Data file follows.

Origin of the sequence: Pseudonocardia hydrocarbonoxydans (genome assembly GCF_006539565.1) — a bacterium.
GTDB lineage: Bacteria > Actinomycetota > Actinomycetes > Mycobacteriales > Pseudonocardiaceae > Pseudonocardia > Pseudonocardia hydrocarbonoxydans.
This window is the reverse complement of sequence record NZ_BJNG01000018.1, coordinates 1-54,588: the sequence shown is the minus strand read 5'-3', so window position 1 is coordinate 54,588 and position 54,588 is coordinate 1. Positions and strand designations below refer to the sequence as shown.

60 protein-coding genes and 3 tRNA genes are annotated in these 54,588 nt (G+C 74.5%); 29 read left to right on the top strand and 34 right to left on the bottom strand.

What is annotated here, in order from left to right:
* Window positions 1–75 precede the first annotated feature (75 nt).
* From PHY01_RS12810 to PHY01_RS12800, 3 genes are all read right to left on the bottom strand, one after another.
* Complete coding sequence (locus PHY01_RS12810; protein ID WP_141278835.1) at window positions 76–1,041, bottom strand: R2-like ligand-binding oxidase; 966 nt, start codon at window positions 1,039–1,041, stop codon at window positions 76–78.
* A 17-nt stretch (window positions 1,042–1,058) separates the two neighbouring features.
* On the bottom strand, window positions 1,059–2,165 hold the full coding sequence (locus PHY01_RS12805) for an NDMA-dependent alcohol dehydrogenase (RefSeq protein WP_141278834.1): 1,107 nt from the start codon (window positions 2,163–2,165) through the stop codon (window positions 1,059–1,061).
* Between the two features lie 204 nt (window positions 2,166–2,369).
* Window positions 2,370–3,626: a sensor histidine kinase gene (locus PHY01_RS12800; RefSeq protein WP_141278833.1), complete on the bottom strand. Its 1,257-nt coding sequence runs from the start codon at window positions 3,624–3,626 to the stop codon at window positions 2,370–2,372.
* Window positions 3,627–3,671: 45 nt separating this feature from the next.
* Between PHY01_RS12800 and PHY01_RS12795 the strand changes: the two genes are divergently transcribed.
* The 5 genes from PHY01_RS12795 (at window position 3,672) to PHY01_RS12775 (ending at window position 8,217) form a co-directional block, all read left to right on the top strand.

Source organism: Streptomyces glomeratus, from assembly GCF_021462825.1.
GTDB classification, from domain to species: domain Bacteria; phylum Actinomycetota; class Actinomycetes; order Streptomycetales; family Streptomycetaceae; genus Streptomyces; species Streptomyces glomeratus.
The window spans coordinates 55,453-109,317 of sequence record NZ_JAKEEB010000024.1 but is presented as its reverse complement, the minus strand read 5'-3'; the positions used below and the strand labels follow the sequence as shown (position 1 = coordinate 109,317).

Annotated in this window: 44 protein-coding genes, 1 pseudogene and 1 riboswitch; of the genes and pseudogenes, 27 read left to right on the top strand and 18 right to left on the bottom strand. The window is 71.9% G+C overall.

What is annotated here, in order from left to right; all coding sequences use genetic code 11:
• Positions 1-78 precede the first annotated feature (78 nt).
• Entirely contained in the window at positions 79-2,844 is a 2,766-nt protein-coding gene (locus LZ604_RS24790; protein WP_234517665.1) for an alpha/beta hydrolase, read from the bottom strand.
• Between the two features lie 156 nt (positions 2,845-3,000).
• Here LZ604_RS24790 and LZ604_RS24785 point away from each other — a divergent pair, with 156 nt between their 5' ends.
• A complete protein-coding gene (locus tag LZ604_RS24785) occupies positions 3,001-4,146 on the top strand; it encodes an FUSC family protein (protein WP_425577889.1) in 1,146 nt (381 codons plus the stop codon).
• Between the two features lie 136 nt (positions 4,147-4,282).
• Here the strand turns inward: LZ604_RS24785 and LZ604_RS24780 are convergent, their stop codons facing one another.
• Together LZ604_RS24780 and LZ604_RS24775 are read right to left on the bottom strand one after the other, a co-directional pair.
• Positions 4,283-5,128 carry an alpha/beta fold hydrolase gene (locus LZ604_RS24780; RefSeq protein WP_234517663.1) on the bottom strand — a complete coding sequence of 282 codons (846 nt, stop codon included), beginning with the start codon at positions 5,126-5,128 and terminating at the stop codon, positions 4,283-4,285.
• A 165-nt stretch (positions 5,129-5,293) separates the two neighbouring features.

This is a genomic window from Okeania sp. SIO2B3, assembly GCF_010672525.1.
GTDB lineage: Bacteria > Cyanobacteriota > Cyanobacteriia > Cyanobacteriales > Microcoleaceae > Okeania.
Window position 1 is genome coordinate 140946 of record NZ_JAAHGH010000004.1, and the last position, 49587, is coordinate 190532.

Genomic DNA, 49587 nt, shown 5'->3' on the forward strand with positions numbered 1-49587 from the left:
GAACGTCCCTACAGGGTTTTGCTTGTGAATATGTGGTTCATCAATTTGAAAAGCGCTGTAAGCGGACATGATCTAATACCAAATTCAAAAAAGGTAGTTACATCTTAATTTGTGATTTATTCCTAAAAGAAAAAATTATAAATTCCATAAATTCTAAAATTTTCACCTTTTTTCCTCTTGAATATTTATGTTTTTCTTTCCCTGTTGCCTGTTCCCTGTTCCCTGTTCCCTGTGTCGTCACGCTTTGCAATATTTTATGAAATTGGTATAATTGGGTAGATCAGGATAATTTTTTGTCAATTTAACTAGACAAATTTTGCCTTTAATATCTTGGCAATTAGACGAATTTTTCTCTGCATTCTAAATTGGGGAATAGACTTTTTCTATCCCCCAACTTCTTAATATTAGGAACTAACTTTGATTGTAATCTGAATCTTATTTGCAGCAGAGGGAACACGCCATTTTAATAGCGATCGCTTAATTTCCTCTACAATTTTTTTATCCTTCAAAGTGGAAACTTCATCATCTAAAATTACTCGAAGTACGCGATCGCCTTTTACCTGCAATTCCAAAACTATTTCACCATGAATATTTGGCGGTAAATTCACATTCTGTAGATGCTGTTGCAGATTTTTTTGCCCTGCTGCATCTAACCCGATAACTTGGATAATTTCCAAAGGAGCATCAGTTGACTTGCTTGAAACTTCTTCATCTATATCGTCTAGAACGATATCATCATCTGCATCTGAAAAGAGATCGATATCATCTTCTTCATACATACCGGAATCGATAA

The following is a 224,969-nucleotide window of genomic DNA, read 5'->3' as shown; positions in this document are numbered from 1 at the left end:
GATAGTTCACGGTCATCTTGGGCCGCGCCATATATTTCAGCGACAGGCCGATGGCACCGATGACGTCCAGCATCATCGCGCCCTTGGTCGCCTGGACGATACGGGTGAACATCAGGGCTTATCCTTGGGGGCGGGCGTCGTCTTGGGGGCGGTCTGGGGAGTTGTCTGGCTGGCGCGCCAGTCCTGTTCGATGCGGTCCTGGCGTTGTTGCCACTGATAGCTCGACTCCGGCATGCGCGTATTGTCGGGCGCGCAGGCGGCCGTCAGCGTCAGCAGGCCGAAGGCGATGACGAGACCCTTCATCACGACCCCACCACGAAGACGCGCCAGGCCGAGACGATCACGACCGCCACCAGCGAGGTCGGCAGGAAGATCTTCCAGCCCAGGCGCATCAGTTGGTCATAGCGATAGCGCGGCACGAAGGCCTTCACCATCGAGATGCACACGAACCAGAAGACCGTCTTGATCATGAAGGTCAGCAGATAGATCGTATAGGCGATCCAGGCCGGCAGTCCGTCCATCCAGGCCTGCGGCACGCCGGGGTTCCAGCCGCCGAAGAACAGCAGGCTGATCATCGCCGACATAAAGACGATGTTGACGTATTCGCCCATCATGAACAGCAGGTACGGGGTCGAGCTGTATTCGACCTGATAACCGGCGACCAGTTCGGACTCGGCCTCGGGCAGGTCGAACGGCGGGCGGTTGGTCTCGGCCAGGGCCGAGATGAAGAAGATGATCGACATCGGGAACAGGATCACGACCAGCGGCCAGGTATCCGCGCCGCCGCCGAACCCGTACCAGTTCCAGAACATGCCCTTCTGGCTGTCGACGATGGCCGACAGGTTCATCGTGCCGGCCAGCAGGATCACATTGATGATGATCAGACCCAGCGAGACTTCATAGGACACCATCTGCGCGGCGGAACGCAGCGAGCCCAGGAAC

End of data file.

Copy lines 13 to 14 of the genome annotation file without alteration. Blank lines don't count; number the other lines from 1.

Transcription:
* Window positions 3,627–3,671: 45 nt separating this feature from the next.
* Between PHY01_RS12800 and PHY01_RS12795 the strand changes: the two genes are divergently transcribed.